Print / View Finding Aid as Single Page
Guide to the Downtown CORE (Congress of Racial Equality) Records
||Congress of Racial Equality.
||Downtown CORE (Congress of Racial Equality) Records
||Downtown CORE (Congress of Racial Equality), one several New York City chapters of
the CORE national organization, was formed in March 1963, and remained active until
the end 1966. Founders included Rita and Michael Schwerner (the latter one of the
group of three civil rights workers murdered in Philadelphia, Mississippi in 1964),
and members included well-known leftist and radical pacifist activists, such as Murray
Bookchin and Igal Rodenko. The chapter focused on tenant organizing, combatting racial
discrimination in housing and the exclusion of nonwhites from building trades unions.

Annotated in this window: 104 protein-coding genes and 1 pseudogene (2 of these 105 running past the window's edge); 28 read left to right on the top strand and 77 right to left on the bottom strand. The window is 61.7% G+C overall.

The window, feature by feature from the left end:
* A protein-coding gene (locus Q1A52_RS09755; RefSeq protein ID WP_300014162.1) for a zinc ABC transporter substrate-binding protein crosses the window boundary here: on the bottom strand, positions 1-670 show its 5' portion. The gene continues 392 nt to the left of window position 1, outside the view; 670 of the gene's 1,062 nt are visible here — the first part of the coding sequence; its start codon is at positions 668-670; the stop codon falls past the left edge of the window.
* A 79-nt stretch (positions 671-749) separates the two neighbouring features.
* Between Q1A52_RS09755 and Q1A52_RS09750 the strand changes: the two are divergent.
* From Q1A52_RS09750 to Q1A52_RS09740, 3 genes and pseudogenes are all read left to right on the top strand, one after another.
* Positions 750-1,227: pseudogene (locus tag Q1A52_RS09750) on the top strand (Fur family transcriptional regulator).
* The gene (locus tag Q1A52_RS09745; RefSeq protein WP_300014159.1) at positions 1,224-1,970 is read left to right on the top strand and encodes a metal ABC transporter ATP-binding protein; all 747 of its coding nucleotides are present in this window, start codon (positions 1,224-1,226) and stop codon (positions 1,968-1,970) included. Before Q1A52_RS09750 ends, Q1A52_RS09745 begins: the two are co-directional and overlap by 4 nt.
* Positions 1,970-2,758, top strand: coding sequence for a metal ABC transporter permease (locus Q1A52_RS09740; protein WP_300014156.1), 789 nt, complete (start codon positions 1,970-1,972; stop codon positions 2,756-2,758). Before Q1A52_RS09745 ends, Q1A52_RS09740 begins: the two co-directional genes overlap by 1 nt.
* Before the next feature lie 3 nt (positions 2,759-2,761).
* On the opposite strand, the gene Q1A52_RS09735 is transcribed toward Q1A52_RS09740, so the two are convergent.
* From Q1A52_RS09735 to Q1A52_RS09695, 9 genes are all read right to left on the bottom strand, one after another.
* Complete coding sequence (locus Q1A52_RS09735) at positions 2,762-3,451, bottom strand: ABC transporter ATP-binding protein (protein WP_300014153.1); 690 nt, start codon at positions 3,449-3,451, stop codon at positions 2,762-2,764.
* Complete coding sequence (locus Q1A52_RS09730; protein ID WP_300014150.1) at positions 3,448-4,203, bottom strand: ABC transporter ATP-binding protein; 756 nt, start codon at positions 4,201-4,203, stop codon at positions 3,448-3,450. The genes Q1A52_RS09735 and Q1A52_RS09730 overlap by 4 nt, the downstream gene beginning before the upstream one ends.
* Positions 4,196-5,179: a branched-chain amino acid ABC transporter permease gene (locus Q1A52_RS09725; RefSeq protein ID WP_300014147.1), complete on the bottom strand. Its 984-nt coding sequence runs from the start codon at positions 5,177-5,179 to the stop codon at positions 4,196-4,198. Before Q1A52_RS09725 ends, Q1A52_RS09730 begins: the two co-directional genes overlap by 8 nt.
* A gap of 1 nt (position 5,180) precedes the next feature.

Women members of Downtown CORE who were arrested in a demonstration and had served
jail terms at New York City’s Women’s House of Detention organized a campaign to reform
the prison. Most of the materials in the collection concern conditions in New York
City’s Women’s House of Detention or racial discrimination in housing in New York
City. Organizations represented in the collection include Downtown CORE, the Human
Rights Commissions of New York City and State, the National Committee Against Discrimination
in Housing, Committee of Outraged Parents, and the national CORE office. Documents
include letters to the editors of New York City newspapers and New York City public
officials, memoranda to New York City Mayor John V. Lindsay, spiral bound notebooks
with handwritten notes, newspaper clippings and newspapers, circulars, press releases,
policy statements, reports, leaflets, and posters, mainly between the years 1963 to
||0.5 linear feet Two boxes
|General Physical Description note:
||Collection includes fragile onion skin typing paper and newsprint.
||Materials are located at the Tamiment Library.
|Language of Materials note:
||Materials are in English